Friday, December 4, 2009

Bible History - In Fast Forward

I just finished Karen Armstrong's The Bible, A Biography. I want to start this review with a warning: depending on who you are, you might not like this book. It might even make you angry. Armstrong writes from a historical, academic perspective, not a faith perspective. Some people of faith are uncomfortable having their sacred text examined and deconstructed through the lens of critical history. If this is true for you, there are many other great books about the Bible written from a faith perspective that you might enjoy.

With that said, this is a great book and I think it adds a lot to our dialogue and understanding as Christians. In my New Testament Survey class, I begin by reminding the class that we all read scripture through a lens. We may think that we read the Bible with pure eyes, unaffected by our own context, bias or understanding, but this is simply not true. The eyes of a middle class 38 year old male Christian living in 2009 in San Antonio, Texas can't possibly see the words of scripture the same way as 25 year old female Jew living in the first century living in Palestine (if she could read and had access to Torah scrolls - which is pretty unlikely.) They can't possibly see the words in the same light as a 60 year old new believer living in Rwanda. I think the brilliance of Armstrong's book is that she gives a history of this lens. The way we read, study, interpret and consider scripture today is based on the history of not just scripture itself but thousands of years of rabbis, priests, reformers, theologians and pastors who have considered scripture in a myriad of different ways and debated, argued and even fought violently about how we should approach the sacred texts.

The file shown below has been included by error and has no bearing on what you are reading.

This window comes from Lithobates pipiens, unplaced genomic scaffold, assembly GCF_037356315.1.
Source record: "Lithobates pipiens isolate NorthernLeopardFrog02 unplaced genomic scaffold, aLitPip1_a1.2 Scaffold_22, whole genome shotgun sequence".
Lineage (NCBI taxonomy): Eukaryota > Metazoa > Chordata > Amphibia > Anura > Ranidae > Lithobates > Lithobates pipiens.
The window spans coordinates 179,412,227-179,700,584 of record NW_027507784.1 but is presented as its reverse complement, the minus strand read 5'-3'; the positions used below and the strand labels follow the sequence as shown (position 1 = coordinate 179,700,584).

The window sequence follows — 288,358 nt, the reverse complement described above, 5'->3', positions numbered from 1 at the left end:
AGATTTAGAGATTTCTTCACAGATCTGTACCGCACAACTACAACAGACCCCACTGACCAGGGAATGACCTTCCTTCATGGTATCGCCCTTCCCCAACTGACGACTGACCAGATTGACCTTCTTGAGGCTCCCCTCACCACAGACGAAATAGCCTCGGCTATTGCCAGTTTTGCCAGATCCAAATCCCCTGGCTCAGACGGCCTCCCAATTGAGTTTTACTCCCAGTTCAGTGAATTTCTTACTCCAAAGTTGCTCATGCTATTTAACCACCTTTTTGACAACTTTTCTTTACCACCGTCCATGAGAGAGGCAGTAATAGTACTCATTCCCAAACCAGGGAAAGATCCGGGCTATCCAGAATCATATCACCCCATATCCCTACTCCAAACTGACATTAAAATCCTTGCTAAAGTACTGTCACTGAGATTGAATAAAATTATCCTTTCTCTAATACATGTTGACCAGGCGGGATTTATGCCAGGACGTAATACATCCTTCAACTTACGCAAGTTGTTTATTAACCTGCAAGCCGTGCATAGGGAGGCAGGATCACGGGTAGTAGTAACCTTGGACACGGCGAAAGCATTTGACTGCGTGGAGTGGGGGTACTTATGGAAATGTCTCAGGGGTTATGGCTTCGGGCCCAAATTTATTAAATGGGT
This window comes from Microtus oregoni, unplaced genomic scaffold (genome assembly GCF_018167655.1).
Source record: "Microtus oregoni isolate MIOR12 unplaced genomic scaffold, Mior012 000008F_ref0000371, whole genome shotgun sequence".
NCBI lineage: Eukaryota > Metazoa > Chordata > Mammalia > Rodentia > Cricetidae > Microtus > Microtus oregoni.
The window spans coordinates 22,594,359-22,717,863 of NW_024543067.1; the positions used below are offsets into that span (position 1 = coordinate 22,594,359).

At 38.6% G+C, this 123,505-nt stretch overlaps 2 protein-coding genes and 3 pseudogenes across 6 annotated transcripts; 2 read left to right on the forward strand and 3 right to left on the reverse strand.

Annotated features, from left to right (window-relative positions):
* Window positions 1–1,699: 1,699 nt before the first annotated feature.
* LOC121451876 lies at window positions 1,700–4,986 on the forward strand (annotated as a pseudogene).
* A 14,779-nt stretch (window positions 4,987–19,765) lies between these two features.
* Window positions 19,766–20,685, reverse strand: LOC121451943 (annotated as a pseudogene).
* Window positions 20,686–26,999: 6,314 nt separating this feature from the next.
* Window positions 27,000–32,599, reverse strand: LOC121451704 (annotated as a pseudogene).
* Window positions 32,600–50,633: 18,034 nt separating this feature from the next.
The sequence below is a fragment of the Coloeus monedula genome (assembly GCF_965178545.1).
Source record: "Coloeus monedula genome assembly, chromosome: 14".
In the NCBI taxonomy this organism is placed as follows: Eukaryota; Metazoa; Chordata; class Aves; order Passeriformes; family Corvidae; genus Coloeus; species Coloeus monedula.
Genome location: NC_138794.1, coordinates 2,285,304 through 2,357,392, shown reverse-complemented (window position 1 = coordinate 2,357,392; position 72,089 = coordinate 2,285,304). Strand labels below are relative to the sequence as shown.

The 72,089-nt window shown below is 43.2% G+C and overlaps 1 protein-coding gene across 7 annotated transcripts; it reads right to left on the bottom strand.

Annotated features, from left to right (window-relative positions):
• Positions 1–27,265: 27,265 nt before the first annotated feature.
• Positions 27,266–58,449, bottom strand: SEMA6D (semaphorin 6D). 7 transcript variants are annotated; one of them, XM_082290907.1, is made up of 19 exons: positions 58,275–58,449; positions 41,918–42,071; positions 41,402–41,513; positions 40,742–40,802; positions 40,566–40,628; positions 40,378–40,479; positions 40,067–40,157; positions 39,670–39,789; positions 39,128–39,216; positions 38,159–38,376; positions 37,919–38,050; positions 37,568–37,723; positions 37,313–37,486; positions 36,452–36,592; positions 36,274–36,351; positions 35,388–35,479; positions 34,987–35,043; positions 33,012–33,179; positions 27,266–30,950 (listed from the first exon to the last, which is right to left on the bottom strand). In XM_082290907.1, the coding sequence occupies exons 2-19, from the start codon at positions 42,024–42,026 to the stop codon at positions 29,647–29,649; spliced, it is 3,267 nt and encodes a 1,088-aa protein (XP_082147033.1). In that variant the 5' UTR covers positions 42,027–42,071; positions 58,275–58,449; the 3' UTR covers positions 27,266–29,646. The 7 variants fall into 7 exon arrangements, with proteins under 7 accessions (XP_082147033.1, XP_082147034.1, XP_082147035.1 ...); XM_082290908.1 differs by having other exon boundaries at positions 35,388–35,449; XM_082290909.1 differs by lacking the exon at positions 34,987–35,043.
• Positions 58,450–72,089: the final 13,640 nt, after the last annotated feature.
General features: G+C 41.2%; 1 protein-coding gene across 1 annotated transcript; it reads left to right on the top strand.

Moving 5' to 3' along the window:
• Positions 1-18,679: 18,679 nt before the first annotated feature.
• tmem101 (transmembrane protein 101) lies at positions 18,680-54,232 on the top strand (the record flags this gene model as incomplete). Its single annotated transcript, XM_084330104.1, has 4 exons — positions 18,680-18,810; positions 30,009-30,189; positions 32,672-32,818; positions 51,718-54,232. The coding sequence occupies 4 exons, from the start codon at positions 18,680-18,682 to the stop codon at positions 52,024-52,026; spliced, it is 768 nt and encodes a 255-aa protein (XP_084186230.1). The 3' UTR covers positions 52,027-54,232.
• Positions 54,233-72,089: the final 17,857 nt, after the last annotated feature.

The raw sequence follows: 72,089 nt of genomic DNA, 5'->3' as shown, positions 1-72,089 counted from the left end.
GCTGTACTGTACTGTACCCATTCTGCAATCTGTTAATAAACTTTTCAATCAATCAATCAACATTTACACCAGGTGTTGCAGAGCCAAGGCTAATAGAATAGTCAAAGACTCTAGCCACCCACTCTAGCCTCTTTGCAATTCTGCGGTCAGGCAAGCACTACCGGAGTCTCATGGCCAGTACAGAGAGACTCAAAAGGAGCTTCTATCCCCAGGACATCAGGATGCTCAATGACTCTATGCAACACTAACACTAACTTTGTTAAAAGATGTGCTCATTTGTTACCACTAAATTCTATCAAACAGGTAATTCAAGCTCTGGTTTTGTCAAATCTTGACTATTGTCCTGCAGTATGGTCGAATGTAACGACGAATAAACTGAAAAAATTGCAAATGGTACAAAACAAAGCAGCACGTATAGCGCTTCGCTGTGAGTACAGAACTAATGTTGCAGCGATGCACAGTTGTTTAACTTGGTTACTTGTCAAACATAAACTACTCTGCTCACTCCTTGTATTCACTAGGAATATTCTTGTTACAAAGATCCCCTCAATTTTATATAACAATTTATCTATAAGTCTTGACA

Armstrong takes us through the development of the Torah and how it became the writings (or scriptures). She sets up the context for the development of the New Testament. She then moves into a number of chapters on how we began to interpret these writings: through midrash (the rabbinical interpretation of the Old Testament); the the lens of the early church fathers who looked through the lens of charity, through the spiritual practice of Lectio Divina. Through all this, we hear how different people used different means to draw meaning out of the texts and how these different means created different meanings.

Armstrong then moves through the reformers who tried to get back to the original texts and make those texts available to all to empower all believers to consider their own interpretations and meanings. The book ends with a look at the forces of modernity and how the way we read the Bible today is affected by modern thinking and by the push back against modern thinking.

The reason I titled this post "Bible History - In Fast Forward" is that the author does indeed fly through the history of the Bible. I have read some critiques that she makes some arguments without really defending them. Although that can be problematic, I believe had she paused to fully articulate each point the book would have never ended. She does offer excellent notes in the back should you want to follow the argument deeper.

Again with the warning: even if you are open to this type of scholarship, Armstrong might step on the toes of your belief at times. I believe that is okay. You don't have to agree with her or even the scholars she cites. I believe points of disagreement strengthen us. In fact her epilogue speaks directly to that. We could all benefit from a little more listening, even to people we don't agree with.



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